I wonder if they talk about these chairs on the BoardWalk Ballyhoo Guided Tour? I haven't taken it yet myself, but this 45-minute stroll around Disney's BoardWalk Resort begins at the Belle Vue Lounge, then moves on to the miniature carousel in the lobby and on to the boardwalk itself. The BoardWalk Ballyhoo Guided Tour takes place every week, Wednesday through Saturday, and departs from the Belle Vue Lounge promptly at 9 a.m. Admission to the tour is free of charge and no sign-up is necessary, but check in at the Belle Vue Lounge 15 minutes prior to the start of the tour.

Speaking of the Belle Vue Lounge, is this a great spot to hang out or what? Located on the BoardWalk Inn side of the resort, I like to relax there after dinner, enveloped in the overstuffed furniture listening to the old-time radio dramas playing on the antique radios. There are also tables with checkerboards and backgammon, if you want some mental stimulation while you sip your after-dinner cocktails. And don't underestimate the relaxation of sitting outdoors on the balcony, overlooking the goings-on on the BoardWalk down below.

The entire Boardwalk resort complex has been beautifully landscaped — stroll the grounds. You'll find colorful flowers, quiet surroundings, fountains and benches. There are other quiet spots located around this resort, though — in particular, Luna Park (the main pool area) in the morning; the quiet pools; and the balcony located off the lobby.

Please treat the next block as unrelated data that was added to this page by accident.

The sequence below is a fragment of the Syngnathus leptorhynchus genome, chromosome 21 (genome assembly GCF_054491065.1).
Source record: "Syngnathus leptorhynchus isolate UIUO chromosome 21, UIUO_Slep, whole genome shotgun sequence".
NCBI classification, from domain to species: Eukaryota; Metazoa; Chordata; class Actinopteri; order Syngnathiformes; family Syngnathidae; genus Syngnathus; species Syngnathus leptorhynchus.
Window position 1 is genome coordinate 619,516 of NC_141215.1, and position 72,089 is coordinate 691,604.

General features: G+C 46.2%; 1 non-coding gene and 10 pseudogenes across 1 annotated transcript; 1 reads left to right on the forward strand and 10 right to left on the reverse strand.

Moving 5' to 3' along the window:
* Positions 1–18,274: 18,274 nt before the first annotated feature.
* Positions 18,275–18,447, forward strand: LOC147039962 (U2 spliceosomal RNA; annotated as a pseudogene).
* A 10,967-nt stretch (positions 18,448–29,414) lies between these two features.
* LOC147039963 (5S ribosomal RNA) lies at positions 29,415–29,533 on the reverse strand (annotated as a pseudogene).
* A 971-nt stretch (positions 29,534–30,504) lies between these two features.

If you are hooked on fishing, be sure to inquire about the guided fishing excursions — not free, but easily overlooked with all of the other things there are to do at this resort.

Stand on the bridge that leads to the Boardwalk for a great view of the IllumiNations fireworks (if the wind's blowing in the right direction you can faintly hear the music, too). Walk over to the Boardwalk vending carts and you can see the Magic Kingdom fireworks, too!

It's hard to overlook the Friendships that sail between Epcot and Disney's Hollywood Studios, since they are the primary mode of transportation connecting the Epcot resorts to these locations. But don't miss the opportunity to treat the Friendships as an attraction on their own. If you're not in any hurry, try riding one for its entire circuit, or take it to one of the other Epcot area resorts and then walk back to the BoardWalk. It makes for a peaceful overview of the area.

including Beach Club Villas

The Yacht and Beach Club resorts are so intertwined, it's difficult to separate the things that make each unique.

First of all, they share a common pool and restaurant area, an area which in itself is a great, if not exactly overlooked, attraction. You can only swim in the pool area, Stormalong Bay, if you're staying at the resorts, but that doesn't mean you can't visit Beaches and Cream restaurant and order a regular milkshake or sundae and sit poolside.

While you're contemplating this mini-water park, which, with 795,000 gallons of water, is possibly the largest sand-bottom pool in the world, take a look at the life-sized shipwreck named the Albatross. A spiral stairway takes swimmers to its 150-foot mast, which is at just the right angle to make it the perfect slide that slopes down toward a rocky outcropping, and is followed by another 150 feet of spins.